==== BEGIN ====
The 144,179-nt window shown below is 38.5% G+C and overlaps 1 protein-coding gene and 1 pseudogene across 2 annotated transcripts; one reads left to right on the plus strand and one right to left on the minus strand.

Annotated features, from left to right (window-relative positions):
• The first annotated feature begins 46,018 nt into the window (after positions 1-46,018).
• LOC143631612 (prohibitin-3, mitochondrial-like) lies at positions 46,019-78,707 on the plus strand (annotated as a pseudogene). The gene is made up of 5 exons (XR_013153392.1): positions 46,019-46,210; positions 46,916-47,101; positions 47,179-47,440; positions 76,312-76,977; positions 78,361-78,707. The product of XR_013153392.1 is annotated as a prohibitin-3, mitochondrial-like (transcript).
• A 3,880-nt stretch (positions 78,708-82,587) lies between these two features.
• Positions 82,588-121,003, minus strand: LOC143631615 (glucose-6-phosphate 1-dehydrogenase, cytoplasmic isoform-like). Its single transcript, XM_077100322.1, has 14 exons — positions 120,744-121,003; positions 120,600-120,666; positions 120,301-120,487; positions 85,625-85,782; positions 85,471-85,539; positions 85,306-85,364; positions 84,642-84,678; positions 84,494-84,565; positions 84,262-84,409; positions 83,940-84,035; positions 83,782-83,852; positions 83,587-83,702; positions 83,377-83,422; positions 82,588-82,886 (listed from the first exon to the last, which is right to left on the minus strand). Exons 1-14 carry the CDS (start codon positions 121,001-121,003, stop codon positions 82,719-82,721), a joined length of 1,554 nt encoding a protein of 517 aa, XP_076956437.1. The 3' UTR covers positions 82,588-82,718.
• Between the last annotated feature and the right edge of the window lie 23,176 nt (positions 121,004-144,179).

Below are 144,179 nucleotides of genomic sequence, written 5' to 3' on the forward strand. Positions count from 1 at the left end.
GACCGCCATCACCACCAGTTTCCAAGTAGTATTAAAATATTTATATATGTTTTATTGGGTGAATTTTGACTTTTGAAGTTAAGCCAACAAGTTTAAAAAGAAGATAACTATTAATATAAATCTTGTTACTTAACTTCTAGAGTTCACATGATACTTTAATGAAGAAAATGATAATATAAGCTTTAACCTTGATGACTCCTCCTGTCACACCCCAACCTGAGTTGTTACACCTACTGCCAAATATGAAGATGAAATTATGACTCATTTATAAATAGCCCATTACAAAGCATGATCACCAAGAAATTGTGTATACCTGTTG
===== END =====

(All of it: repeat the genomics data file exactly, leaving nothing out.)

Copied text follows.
The 144,179-nt window shown below is 38.5% G+C and overlaps 1 protein-coding gene and 1 pseudogene across 2 annotated transcripts; one reads left to right on the plus strand and one right to left on the minus strand.

Annotated features, from left to right (window-relative positions):
• The first annotated feature begins 46,018 nt into the window (after positions 1-46,018).
• LOC143631612 (prohibitin-3, mitochondrial-like) lies at positions 46,019-78,707 on the plus strand (annotated as a pseudogene). The gene is made up of 5 exons (XR_013153392.1): positions 46,019-46,210; positions 46,916-47,101; positions 47,179-47,440; positions 76,312-76,977; positions 78,361-78,707. The product of XR_013153392.1 is annotated as a prohibitin-3, mitochondrial-like (transcript).
• A 3,880-nt stretch (positions 78,708-82,587) lies between these two features.
• Positions 82,588-121,003, minus strand: LOC143631615 (glucose-6-phosphate 1-dehydrogenase, cytoplasmic isoform-like). Its single transcript, XM_077100322.1, has 14 exons — positions 120,744-121,003; positions 120,600-120,666; positions 120,301-120,487; positions 85,625-85,782; positions 85,471-85,539; positions 85,306-85,364; positions 84,642-84,678; positions 84,494-84,565; positions 84,262-84,409; positions 83,940-84,035; positions 83,782-83,852; positions 83,587-83,702; positions 83,377-83,422; positions 82,588-82,886 (listed from the first exon to the last, which is right to left on the minus strand). Exons 1-14 carry the CDS (start codon positions 121,001-121,003, stop codon positions 82,719-82,721), a joined length of 1,554 nt encoding a protein of 517 aa, XP_076956437.1. The 3' UTR covers positions 82,588-82,718.
• Between the last annotated feature and the right edge of the window lie 23,176 nt (positions 121,004-144,179).

Below are 144,179 nucleotides of genomic sequence, written 5' to 3' on the forward strand. Positions count from 1 at the left end.
GACCGCCATCACCACCAGTTTCCAAGTAGTATTAAAATATTTATATATGTTTTATTGGGTGAATTTTGACTTTTGAAGTTAAGCCAACAAGTTTAAAAAGAAGATAACTATTAATATAAATCTTGTTACTTAACTTCTAGAGTTCACATGATACTTTAATGAAGAAAATGATAATATAAGCTTTAACCTTGATGACTCCTCCTGTCACACCCCAACCTGAGTTGTTACACCTACTGCCAAATATGAAGATGAAATTATGACTCATTTATAAATAGCCCATTACAAAGCATGATCACCAAGAAATTGTGTATACCTGTTG